[NA-Discuss] Reporting on Durban meeting

Dharma Dailey dharma.dailey at gmail.com
Tue Jul 23 21:54:26 UTC 2013

Well, thanks to Evan, I can shorten my report quite a bit. Consider this an addendum to his summary which succinctly covered the nuggets. 

General Observations. 

I haven’t been to an ICANN meeting since Mexico City 2009. To the good, it seems that At-Large/ALAC is much more integrated into the policy making process at this point. Praise for ALAC’squality and quantity of contributions came from many quarters at Durban- from other advisory constituencies, board members, and ICANN CEO Fadi Chehadé. 

Another marked difference at this meeting was that in Durban, I got the sense that the domain name industry is feeling a bit cornered. There were repeated references to the fact that domain names are now only one means of users reaching the content and services they seek. That means may be of diminishing import.  For example, at a Tech Day talk “Platforms and Policies Promoting a DNS Market in a Developing Country,” Dr. Ben Fuller described the “FaceBook factor” in Namibia. Fully 60% of Internet activity in the country may be attributed FaceBook use on mobile phones among users who “may not even know that they’re using the Internet.” Fadi Chehadé, dared to ask in the opening plenary whether as a result of search and walled gardens the DNS will go away.  One response to this concern has been the creation new trade organization for the domain industry:  theDNA.org whose purpose will be to promote the use of domains. In a presentation to ALAC, theDNA.org chair Adrian Kinderis told us the purpose of this group to promote “using domain names as the primary tool for users to navigate the industry.” It is their hope to restore “domain names as the default way to navigate the Internet.” Yet clearly they have their work cut out for them. Kinderis himself told us that his own mom is on FaceBook from “the moment she gets on the Internet to the moment she gets off.”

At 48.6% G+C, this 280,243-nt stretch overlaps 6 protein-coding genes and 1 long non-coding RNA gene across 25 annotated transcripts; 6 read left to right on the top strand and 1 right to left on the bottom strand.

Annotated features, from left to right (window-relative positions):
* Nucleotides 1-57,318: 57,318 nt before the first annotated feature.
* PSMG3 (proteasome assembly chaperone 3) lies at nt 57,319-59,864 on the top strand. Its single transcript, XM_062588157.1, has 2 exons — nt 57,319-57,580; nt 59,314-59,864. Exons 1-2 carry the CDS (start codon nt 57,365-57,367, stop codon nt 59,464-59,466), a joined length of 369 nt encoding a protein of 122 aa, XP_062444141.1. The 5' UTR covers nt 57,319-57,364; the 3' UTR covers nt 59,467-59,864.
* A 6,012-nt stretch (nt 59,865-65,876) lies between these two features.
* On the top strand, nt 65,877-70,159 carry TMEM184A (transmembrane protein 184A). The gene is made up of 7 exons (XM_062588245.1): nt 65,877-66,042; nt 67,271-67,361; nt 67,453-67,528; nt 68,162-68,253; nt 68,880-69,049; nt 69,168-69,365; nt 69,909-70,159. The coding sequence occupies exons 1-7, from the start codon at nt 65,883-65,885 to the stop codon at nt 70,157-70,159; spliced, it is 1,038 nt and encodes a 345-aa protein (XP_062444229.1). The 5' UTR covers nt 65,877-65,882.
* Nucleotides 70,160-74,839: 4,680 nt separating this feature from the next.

Outside of the formal meetings, I heard a lot of speculation of where the expansion of top level domains will lead. What seems definite, is that there are many players in the domain industry ready to exploit the expansion by preying on the fears of registrants who feel compelled to “defensively register” to protect their online identities.  On the other hand, there is the possibility that some these new domains will create more trust among the public and value for the public, by, establishing TLDS that distinguishing themselves from the shenanigans of the average top level domain. The thinking being that if you know that a TLD holds its registrants to certain standards/practices/etc. you, the user, will be more inclined towards registrants within that TLD. We were told that several of the new TLDs have gone down this route by voluntarily signing on to additional “public interest commitments” beyond those in the standard contracts with ICANN. (Fadi Chehadé credited ALAC for nudging these PICs into existence.) However, the murmuring consensus seems to be, “time will tell” whether value-in-theory becomes value-in-practice. In the short term, ICANN et al will make money on registrations whether they add value (new businesses and services coming online) or suck value (scared registrants piling on the expense by adding registration after registration.) I was put off especially by one slightly drunk economist at the Gala who gleefully reveled in his rent-seeking ways. In the US, a significant portion of the economy is sole proprietor, self-employed and small business- which is to nearly to say- a significant portion of the population is tied up in high-overhead, low-net businesses where piling on the additional expense and hassle of multiple registrations is a particularly bad outcome. As it happens, this point was literally driven home to me. When I got off the plane from Durban, I drove 5 straight hours to the Endless Mountains in Pennsylvania to join my family on holiday. One thing that struck me: the radio ads for these rural businesses are now pointing listeners to FaceBook pages instead of websites. I think that says everything about the wider world that ICANN is operating in (at least as it applies to North America.)